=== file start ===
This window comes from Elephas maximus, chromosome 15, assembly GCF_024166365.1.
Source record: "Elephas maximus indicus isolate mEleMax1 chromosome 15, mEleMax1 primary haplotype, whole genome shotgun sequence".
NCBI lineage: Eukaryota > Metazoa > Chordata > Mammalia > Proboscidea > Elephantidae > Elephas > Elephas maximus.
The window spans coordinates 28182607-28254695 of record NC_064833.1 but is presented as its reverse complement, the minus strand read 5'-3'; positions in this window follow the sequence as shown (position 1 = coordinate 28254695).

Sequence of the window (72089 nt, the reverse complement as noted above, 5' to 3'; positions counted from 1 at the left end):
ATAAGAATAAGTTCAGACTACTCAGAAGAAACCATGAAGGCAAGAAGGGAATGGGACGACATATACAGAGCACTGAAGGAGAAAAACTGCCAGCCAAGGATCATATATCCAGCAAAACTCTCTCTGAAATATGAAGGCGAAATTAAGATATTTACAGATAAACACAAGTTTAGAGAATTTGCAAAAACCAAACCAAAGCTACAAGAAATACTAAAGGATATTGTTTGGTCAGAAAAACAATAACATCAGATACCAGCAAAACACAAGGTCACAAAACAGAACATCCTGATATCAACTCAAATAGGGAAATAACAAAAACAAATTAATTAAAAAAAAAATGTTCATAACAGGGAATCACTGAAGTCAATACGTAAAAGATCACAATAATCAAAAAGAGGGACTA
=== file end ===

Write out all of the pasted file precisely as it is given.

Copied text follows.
This window comes from Elephas maximus, chromosome 15, assembly GCF_024166365.1.
Source record: "Elephas maximus indicus isolate mEleMax1 chromosome 15, mEleMax1 primary haplotype, whole genome shotgun sequence".
NCBI lineage: Eukaryota > Metazoa > Chordata > Mammalia > Proboscidea > Elephantidae > Elephas > Elephas maximus.
The window spans coordinates 28182607-28254695 of record NC_064833.1 but is presented as its reverse complement, the minus strand read 5'-3'; positions in this window follow the sequence as shown (position 1 = coordinate 28254695).

Sequence of the window (72089 nt, the reverse complement as noted above, 5' to 3'; positions counted from 1 at the left end):
ATAAGAATAAGTTCAGACTACTCAGAAGAAACCATGAAGGCAAGAAGGGAATGGGACGACATATACAGAGCACTGAAGGAGAAAAACTGCCAGCCAAGGATCATATATCCAGCAAAACTCTCTCTGAAATATGAAGGCGAAATTAAGATATTTACAGATAAACACAAGTTTAGAGAATTTGCAAAAACCAAACCAAAGCTACAAGAAATACTAAAGGATATTGTTTGGTCAGAAAAACAATAACATCAGATACCAGCAAAACACAAGGTCACAAAACAGAACATCCTGATATCAACTCAAATAGGGAAATAACAAAAACAAATTAATTAAAAAAAAAATGTTCATAACAGGGAATCACTGAAGTCAATACGTAAAAGATCACAATAATCAAAAAGAGGGACTA